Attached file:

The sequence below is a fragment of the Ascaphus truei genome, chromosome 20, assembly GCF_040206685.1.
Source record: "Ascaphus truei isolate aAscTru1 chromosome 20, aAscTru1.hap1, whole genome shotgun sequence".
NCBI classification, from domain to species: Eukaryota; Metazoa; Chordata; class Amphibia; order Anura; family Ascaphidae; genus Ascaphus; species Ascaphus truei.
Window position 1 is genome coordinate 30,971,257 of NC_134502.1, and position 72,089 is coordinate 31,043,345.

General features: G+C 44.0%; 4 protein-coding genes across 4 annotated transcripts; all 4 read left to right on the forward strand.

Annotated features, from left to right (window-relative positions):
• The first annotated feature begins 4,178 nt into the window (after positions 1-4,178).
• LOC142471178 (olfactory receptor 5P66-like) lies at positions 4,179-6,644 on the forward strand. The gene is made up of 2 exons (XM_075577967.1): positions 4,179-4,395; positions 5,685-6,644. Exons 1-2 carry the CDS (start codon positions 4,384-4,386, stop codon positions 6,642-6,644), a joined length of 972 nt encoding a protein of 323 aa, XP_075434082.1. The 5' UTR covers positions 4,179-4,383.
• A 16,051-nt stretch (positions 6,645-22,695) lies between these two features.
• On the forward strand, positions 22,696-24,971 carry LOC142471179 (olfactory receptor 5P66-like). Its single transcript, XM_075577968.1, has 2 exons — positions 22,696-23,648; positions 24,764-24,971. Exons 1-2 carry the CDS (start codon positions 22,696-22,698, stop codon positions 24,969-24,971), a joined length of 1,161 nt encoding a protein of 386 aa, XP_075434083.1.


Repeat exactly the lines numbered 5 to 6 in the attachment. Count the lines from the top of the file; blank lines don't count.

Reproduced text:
General features: G+C 44.0%; 4 protein-coding genes across 4 annotated transcripts; all 4 read left to right on the forward strand.

Annotated features, from left to right (window-relative positions):